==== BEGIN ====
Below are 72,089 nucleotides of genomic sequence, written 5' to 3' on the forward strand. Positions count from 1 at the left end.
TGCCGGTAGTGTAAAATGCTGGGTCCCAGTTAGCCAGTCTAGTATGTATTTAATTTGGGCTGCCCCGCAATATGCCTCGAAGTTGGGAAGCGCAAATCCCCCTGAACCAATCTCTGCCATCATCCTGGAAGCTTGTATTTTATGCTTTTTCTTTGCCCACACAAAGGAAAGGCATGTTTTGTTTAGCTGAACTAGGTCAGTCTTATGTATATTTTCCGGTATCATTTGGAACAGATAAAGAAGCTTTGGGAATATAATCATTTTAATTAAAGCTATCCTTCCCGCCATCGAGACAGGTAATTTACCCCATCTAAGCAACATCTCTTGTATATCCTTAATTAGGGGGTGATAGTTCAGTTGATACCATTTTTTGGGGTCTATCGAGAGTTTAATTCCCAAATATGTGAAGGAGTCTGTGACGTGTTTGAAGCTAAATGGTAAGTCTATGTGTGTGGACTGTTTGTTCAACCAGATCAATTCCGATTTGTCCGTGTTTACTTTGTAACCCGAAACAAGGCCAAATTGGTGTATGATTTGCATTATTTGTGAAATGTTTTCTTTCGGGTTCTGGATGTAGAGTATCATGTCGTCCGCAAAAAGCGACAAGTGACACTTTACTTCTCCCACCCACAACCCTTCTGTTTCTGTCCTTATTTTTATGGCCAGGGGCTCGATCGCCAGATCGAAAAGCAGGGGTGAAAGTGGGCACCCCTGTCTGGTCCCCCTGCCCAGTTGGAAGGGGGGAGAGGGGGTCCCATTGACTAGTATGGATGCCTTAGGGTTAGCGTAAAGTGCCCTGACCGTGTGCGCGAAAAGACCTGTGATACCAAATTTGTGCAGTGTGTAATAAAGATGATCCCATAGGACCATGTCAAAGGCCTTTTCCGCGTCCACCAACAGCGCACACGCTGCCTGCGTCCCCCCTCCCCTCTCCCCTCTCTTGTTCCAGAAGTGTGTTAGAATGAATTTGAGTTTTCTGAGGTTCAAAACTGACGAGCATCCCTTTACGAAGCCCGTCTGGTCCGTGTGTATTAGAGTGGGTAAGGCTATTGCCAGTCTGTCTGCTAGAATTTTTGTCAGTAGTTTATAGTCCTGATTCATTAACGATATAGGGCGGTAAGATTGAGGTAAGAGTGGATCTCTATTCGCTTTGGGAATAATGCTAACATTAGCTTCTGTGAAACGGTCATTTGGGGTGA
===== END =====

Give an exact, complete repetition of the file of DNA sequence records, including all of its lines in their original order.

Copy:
Below are 72,089 nucleotides of genomic sequence, written 5' to 3' on the forward strand. Positions count from 1 at the left end.
TGCCGGTAGTGTAAAATGCTGGGTCCCAGTTAGCCAGTCTAGTATGTATTTAATTTGGGCTGCCCCGCAATATGCCTCGAAGTTGGGAAGCGCAAATCCCCCTGAACCAATCTCTGCCATCATCCTGGAAGCTTGTATTTTATGCTTTTTCTTTGCCCACACAAAGGAAAGGCATGTTTTGTTTAGCTGAACTAGGTCAGTCTTATGTATATTTTCCGGTATCATTTGGAACAGATAAAGAAGCTTTGGGAATATAATCATTTTAATTAAAGCTATCCTTCCCGCCATCGAGACAGGTAATTTACCCCATCTAAGCAACATCTCTTGTATATCCTTAATTAGGGGGTGATAGTTCAGTTGATACCATTTTTTGGGGTCTATCGAGAGTTTAATTCCCAAATATGTGAAGGAGTCTGTGACGTGTTTGAAGCTAAATGGTAAGTCTATGTGTGTGGACTGTTTGTTCAACCAGATCAATTCCGATTTGTCCGTGTTTACTTTGTAACCCGAAACAAGGCCAAATTGGTGTATGATTTGCATTATTTGTGAAATGTTTTCTTTCGGGTTCTGGATGTAGAGTATCATGTCGTCCGCAAAAAGCGACAAGTGACACTTTACTTCTCCCACCCACAACCCTTCTGTTTCTGTCCTTATTTTTATGGCCAGGGGCTCGATCGCCAGATCGAAAAGCAGGGGTGAAAGTGGGCACCCCTGTCTGGTCCCCCTGCCCAGTTGGAAGGGGGGAGAGGGGGTCCCATTGACTAGTATGGATGCCTTAGGGTTAGCGTAAAGTGCCCTGACCGTGTGCGCGAAAAGACCTGTGATACCAAATTTGTGCAGTGTGTAATAAAGATGATCCCATAGGACCATGTCAAAGGCCTTTTCCGCGTCCACCAACAGCGCACACGCTGCCTGCGTCCCCCCTCCCCTCTCCCCTCTCTTGTTCCAGAAGTGTGTTAGAATGAATTTGAGTTTTCTGAGGTTCAAAACTGACGAGCATCCCTTTACGAAGCCCGTCTGGTCCGTGTGTATTAGAGTGGGTAAGGCTATTGCCAGTCTGTCTGCTAGAATTTTTGTCAGTAGTTTATAGTCCTGATTCATTAACGATATAGGGCGGTAAGATTGAGGTAAGAGTGGATCTCTATTCGCTTTGGGAATAATGCTAACATTAGCTTCTGTGAAACGGTCATTTGGGGTGA